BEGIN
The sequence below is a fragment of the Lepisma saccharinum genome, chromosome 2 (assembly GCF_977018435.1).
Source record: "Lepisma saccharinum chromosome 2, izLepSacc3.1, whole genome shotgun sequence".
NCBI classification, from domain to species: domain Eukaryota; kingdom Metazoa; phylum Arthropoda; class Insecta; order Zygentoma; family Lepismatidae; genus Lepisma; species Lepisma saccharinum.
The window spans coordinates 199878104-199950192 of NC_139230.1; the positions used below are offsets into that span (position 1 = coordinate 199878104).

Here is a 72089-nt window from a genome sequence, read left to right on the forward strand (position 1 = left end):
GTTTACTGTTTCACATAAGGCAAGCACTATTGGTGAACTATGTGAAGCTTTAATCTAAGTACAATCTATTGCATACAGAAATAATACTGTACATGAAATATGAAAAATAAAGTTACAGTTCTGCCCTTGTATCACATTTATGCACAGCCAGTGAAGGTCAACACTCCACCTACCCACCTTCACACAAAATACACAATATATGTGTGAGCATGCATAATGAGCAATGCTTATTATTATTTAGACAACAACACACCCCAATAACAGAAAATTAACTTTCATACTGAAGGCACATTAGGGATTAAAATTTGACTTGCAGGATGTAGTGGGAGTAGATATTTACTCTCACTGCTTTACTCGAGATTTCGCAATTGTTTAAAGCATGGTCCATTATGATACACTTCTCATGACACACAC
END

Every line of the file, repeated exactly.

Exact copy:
The sequence below is a fragment of the Lepisma saccharinum genome, chromosome 2 (assembly GCF_977018435.1).
Source record: "Lepisma saccharinum chromosome 2, izLepSacc3.1, whole genome shotgun sequence".
NCBI classification, from domain to species: domain Eukaryota; kingdom Metazoa; phylum Arthropoda; class Insecta; order Zygentoma; family Lepismatidae; genus Lepisma; species Lepisma saccharinum.
The window spans coordinates 199878104-199950192 of NC_139230.1; the positions used below are offsets into that span (position 1 = coordinate 199878104).

Here is a 72089-nt window from a genome sequence, read left to right on the forward strand (position 1 = left end):
GTTTACTGTTTCACATAAGGCAAGCACTATTGGTGAACTATGTGAAGCTTTAATCTAAGTACAATCTATTGCATACAGAAATAATACTGTACATGAAATATGAAAAATAAAGTTACAGTTCTGCCCTTGTATCACATTTATGCACAGCCAGTGAAGGTCAACACTCCACCTACCCACCTTCACACAAAATACACAATATATGTGTGAGCATGCATAATGAGCAATGCTTATTATTATTTAGACAACAACACACCCCAATAACAGAAAATTAACTTTCATACTGAAGGCACATTAGGGATTAAAATTTGACTTGCAGGATGTAGTGGGAGTAGATATTTACTCTCACTGCTTTACTCGAGATTTCGCAATTGTTTAAAGCATGGTCCATTATGATACACTTCTCATGACACACAC